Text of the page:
Why Kick-Ass Heroines Need to Exist

Are you waiting for Prince Charming to come rescue you from your common life? Why? Do you need to be rescued?

We have raised generations of girls who think this way, and I’ll admit that after being raised on Disney stories about princesses being rescued from whatever fate held them back, I was one of those girls. At least I didn’t go around trying to kiss frogs.

Alas, after severe disappointment in relationships, I am single in my mid-40s, but I’m okay with that. I’d rather be happy and single than married and miserable. Disclaimer: I’m not saying true love doesn’t exist. It does. I’ve witnessed it. If you’re happy with your significant other, that’s awesome. I’ve also been in love…truly and unconditionally, so my life hasn’t been wasted and it’s not a bitter pill I’m trying to swallow. Love is grand, and love hurts like a motherfucker.

A popular trend has taken place in the literary world over the past several years, and I’m not exactly certain who started it, but it’s been amazing: Kick-ass Heroines. Women who are tough, strong, stubborn, sexy, and who know exactly what they want in life. Oh sure, the occasional Ana or Bella sneaks their way into the arena, but those girls wouldn’t stand a chance if they had to go up against Mercy Thompson or Rylee Adamson, Anita Blake or Antoinette Petrescu, or even Nemy Mussolini. I’d add Kitty, but I still haven’t read that series yet. I know, don’t hurt me.

A few years back (more like 5 years ago), I ran across Carrie Vaughn’s blog “Filling the Well” and her three-part analysis of urban fantasy, starting with The Formula, where she briefly explains what’s involved in an urban fantasy novel. Carrie’s part II covers her urban fantasy pet peeves, which as a writer I found extremely useful, and she finishes with her Deconstructing Urban Fantasy Part III. I don’t feel like using her material and citing, so I’ve linked the posts for you. Yes, I do have an English degree. This three-part series is important because it covers several key points about kick-ass heroines and how they’re viewed by the readers. Carrie helped me realize a few things about the characters I was writing in the realm of urban fantasy and/or paranormal fiction. Hell, her blog even helped me create Nemy and her friends in the Kick-Ass Girls Club series, a contemporary romance series, or at least refine them. But, I had one specific character who needed a complete overhaul. You haven’t met her just yet, but you will at some point. She was whiny and seemed weak as hell even though she was actually grieving a loss. I saw her with new eyes after reading Carrie’s words and started rewriting the series. Armen, whom you’ll meet this coming summer, benefited greatly from reading Carrie’s posts. She’s everything I mentioned at the beginning of this: tough, strong, sexy, stubborn, and she has no tramp stamp or leather. *grins* Armen prefers jeans and a hoodie, but the girl hasn’t been human all that long.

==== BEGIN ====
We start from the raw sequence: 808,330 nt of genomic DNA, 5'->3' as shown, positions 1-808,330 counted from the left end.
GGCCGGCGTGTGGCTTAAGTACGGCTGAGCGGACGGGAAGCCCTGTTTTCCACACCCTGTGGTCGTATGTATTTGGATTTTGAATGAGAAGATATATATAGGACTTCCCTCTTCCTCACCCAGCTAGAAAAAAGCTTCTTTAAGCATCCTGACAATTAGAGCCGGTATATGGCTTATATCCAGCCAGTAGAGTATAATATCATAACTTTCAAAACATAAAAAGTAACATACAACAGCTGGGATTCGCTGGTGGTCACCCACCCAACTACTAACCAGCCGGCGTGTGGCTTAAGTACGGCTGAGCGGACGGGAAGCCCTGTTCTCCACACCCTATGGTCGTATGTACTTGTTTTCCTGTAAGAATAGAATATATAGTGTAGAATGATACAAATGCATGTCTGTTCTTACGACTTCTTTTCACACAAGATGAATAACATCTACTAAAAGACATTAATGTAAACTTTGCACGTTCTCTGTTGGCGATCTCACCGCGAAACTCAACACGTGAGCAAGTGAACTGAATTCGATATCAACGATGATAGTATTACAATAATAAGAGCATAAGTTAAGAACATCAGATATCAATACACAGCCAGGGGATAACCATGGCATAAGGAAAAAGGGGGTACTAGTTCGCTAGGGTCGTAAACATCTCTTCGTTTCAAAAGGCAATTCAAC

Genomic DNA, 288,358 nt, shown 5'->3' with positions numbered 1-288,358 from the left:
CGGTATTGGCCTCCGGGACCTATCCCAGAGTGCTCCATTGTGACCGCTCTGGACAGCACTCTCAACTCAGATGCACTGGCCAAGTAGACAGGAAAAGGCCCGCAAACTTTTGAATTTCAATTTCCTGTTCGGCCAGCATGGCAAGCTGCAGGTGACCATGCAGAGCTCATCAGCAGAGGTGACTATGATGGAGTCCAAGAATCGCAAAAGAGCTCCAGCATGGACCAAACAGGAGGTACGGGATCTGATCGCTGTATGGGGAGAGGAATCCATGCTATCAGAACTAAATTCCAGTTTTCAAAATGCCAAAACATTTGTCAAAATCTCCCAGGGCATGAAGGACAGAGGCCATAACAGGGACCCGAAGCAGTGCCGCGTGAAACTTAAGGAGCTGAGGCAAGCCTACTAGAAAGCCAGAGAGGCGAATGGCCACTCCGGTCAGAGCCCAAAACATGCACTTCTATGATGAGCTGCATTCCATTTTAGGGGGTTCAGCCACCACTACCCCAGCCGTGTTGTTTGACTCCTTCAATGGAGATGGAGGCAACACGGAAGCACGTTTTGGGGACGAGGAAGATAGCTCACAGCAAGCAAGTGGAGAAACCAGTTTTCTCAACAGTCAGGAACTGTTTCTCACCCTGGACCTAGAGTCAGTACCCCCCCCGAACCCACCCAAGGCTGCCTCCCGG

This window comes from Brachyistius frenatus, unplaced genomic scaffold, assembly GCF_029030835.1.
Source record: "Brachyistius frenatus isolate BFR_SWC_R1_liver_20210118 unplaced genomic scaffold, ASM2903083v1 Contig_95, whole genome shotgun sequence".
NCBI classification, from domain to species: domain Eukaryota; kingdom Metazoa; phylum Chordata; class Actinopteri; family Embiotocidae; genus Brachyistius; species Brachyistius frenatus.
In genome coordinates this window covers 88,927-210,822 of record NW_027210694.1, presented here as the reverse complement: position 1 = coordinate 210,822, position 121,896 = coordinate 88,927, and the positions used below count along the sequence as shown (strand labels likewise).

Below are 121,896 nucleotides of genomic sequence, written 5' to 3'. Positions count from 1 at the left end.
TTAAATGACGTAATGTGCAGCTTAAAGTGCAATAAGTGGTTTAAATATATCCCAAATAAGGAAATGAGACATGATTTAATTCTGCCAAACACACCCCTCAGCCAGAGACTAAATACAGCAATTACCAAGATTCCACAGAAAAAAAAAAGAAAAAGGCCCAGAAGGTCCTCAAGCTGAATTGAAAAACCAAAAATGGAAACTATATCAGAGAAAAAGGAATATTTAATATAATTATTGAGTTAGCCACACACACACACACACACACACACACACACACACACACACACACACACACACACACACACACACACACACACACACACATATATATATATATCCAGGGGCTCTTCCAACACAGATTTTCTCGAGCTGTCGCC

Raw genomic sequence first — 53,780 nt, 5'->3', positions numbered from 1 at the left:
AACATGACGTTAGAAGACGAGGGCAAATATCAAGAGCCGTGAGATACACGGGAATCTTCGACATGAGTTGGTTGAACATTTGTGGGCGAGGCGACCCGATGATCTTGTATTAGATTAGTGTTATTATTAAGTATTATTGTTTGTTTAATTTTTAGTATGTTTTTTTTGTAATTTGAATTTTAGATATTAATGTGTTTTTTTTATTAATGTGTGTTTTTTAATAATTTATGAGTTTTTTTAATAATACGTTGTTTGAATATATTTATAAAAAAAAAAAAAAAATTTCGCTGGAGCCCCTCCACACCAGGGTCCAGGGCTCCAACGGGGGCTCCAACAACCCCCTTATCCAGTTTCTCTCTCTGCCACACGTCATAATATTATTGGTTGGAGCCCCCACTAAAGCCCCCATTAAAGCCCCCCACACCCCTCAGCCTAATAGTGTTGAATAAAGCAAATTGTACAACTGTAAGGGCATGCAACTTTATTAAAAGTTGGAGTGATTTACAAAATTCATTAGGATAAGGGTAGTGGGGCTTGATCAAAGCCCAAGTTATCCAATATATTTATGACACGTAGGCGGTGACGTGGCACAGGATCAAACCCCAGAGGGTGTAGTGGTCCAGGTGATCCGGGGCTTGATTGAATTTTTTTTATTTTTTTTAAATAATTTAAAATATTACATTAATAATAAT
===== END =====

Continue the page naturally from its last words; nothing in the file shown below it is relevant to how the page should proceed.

Honestly, you should just follow Carrie’s blog at this point.

486515_10151077881687278_420843346_nBut let’s talk about WHY kick-ass heroines need to exist. Why are readers drawn to the kick-ass heroine? I’ll agree with Carrie, in that I think it reflects societal fears. Plus, heroic women? Who doesn’t want that? I’m not your typical female, so I’ve been pushing against the grain all my life. Personally, I’d rather read a Mercy Thompson book any day over Twilight because I do not find that series or Bella intriguing or challenging. I guess I grew out of the princess stage, decided I’d stop waiting for a prince that would never arrive, and made myself queen a la Elizabeth I style. I don’t need rescued and if I want something done, I’ll do it my damn self. But, there’s that lingering bit in the back of my mind that adds the fucking dominant male to the story. However, the dominant male usually has a lot of trouble controlling the dominant female, and you know what? He enjoys the hell out of that.